Emulators vs Simulators vs. Real hardware: unveiling the pros and cons in mobile testing

Nadezhda Yushkevich
Updated on
Mar 28, 2024
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Remember how Cersei Lannister from Game of Thrones reacted to dragons? She ordered her advisers to find a weapon against them. The weapon was found. They were huge scorpion crossbows. However, the queen wanted to be sure that such a weapon was a real threat to the dragon. She needed to do some sort of testing. It would seem that this is impossible to do because at that time not a single dragon flew near King's Landing. However, a solution was found: the skulls of long-dead dragons from the cellars under the castle.

QA engineers are familiar with the issue of shortage or even lack of all the necessary devices for testing. Virtual devices such as emulators and simulators solve this issue quite successfully. Together with Vadim Delendik, CTO at Zebrunner, we find out in which cases emulators and simulators can replace real devices.

From the very beginning: what virtual devices are

A quality product cannot be developed without effective testing. Numerous mobile device manufacturers regularly release new models, and firmware versions are updated. At the end of 2021, there were 14.91 billion mobile devices in the world. By the end of 2022, this figure will grow to almost 16 billion. In 2025, there will already be 18.22 billion devices. This is Statista data and forecasts. Obviously, buying and maintaining up to date all possible models of devices is very expensive and takes a lot of time. Therefore, many teams turn to emulators and simulators.

Emulators and simulators are virtual machines for testing different features at different stages of product development. Virtual devices are easily available and generally free.

How is an emulator different from a simulator

Vadim Delendik says, “Emulators emulate and simulators simulate :). If we test applications non sensitive to hardware we can use both approaches. Anyway, this is virtualization”.

However, if you go into details, you can find some differences.

The emulator imitates a real device work, including its functions and hardware. You test battery performance, random access memory (RAM), camera and keyboard, processor, messaging, security-related functions, and web-browsing. This machine reproduces almost all the functions of applications running on Android and iOS. The emulator window seems like a real smartphone on a PC.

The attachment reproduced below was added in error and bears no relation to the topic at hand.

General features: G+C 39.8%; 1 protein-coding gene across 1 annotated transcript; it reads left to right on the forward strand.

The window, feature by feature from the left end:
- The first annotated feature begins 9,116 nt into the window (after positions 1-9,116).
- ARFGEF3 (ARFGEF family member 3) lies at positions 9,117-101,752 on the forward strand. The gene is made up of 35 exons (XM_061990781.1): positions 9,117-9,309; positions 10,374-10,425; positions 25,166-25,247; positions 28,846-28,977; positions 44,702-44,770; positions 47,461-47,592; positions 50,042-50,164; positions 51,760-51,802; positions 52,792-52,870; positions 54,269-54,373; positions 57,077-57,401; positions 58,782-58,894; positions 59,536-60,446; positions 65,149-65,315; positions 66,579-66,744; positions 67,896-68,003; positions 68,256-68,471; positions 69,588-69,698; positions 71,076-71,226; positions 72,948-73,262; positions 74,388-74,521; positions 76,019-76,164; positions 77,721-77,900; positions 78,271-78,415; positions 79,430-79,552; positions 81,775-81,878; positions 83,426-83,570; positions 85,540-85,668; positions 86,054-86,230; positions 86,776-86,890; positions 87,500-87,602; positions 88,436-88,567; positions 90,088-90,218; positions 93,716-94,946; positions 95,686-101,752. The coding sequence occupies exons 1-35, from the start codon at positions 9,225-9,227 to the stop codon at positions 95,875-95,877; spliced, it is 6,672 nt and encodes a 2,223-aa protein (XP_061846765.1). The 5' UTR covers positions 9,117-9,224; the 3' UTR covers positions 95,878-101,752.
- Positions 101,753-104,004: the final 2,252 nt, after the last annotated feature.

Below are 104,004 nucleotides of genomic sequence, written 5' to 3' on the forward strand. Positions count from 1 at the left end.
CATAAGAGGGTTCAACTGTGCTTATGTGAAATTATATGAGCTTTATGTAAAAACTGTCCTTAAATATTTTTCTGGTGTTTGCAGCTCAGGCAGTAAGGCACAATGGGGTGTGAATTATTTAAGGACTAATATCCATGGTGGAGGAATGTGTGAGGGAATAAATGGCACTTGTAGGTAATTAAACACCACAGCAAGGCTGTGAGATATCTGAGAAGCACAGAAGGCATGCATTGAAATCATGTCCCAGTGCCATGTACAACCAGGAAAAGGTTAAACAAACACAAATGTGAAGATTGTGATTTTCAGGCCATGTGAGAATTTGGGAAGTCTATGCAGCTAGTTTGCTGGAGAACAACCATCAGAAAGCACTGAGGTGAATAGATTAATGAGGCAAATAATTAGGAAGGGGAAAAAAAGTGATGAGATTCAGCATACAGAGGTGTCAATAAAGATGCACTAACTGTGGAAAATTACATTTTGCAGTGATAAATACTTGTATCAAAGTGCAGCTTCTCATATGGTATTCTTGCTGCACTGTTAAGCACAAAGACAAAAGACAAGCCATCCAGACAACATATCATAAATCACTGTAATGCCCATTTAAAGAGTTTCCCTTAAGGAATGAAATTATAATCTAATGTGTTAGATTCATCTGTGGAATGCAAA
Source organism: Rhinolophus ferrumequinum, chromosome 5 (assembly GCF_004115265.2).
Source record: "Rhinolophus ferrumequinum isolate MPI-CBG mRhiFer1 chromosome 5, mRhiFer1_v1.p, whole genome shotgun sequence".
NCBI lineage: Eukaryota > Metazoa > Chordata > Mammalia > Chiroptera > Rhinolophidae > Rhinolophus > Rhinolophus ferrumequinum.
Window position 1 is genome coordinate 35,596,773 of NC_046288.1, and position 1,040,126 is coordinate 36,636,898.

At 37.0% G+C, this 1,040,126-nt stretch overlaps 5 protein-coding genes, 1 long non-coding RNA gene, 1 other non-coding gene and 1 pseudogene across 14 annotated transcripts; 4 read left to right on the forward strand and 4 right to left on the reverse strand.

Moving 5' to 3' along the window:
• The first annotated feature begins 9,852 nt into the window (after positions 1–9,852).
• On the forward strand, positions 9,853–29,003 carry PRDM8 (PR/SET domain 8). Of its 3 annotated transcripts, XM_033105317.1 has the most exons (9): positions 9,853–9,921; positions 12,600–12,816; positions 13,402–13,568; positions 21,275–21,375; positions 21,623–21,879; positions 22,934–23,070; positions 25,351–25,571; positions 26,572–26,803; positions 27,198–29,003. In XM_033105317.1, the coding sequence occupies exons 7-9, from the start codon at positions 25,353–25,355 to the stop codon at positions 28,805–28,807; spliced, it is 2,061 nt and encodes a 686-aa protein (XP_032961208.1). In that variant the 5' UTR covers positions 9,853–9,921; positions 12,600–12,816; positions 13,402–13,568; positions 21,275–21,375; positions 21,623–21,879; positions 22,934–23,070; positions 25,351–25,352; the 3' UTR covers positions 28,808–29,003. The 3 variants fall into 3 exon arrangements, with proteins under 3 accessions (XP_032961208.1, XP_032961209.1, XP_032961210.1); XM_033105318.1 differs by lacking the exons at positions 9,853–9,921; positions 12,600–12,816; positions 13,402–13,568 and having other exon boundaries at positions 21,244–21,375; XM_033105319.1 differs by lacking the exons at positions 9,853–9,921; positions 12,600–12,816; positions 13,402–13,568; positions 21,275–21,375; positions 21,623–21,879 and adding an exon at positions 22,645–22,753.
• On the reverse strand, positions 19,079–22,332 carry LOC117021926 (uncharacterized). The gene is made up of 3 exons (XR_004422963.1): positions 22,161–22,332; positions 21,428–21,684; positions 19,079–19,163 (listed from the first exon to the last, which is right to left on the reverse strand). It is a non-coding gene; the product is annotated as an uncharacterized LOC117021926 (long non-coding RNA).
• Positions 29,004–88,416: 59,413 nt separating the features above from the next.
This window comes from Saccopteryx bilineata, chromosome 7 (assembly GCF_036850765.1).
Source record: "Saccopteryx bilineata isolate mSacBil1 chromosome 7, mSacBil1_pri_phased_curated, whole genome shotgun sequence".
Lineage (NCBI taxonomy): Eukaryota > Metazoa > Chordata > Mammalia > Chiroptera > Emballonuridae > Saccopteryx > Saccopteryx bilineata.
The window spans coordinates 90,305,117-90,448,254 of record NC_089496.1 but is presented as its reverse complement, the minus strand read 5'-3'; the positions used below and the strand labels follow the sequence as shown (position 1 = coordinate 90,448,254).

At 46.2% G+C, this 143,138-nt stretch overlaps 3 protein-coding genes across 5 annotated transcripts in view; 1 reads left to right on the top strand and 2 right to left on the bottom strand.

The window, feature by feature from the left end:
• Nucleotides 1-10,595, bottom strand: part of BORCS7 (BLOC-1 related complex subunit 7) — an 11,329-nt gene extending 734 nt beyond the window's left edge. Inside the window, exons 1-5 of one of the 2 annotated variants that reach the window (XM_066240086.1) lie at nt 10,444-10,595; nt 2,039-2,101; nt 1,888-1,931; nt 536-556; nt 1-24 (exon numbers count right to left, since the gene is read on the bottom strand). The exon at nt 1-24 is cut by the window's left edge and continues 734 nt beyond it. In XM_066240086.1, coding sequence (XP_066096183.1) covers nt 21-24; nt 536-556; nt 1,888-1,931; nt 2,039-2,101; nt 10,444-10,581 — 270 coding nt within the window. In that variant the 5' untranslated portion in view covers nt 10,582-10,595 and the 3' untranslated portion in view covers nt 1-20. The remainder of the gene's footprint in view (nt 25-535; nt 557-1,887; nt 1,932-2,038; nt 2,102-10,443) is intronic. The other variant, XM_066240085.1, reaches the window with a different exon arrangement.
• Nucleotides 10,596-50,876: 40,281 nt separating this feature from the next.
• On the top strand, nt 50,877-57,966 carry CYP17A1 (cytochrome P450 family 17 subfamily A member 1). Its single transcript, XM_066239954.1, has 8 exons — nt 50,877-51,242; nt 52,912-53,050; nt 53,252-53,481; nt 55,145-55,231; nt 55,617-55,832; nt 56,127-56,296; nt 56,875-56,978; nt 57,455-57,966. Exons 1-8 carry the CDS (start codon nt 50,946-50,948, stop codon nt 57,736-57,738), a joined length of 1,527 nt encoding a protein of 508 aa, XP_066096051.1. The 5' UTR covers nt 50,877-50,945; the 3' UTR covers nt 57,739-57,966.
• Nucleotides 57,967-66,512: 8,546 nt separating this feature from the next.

The simulator copies a real device behaviour and configuration. Nevertheless, a simulator doesn’t imitate a device’s hardware. You can’t test the operation of a microphone or speaker with the simulator, this is possible only with the emulator or a real device. 

When you can use virtual devices

Use them when you want to test something properly, but don’t have money for buying real devices.

Virtual devices are cheaper and much more scalable. Sometimes you don’t need real devices at all because of the specifics of the project. Emulators and simulators are especially useful when we need to perform a lot of device-specific tests. We can use an emulator or a simulator to speed up the testing phase”, Vadim Delendik says.

When you have a simple application, with no IoT integrations, then emulators and simulators are the best solutions for you”, the CTO of Zebrunner adds.

What tests can be run on emulators and simulators

QA teams perform different tests during the product development phase. Some of them can be carried out on emulators and simulators without compromising the quality of the product.

Sanity testing. You check the operation of a specific function according to the requirements stated in the specification. This testing type is used to determine the health of a particular part of the application after changes have been made to it or the environment.

Smoke testing. The minimum set of tests to detect obvious defects at an early stage of development.

Installation testing. You check the process of installing and uninstalling the application. These tests evaluate the process for speed and user-friendliness, as well as to make sure that updates do not contain errors.

Performance testing. You test application performance under certain load conditions such as application speed test, poor network coverage, and low memory.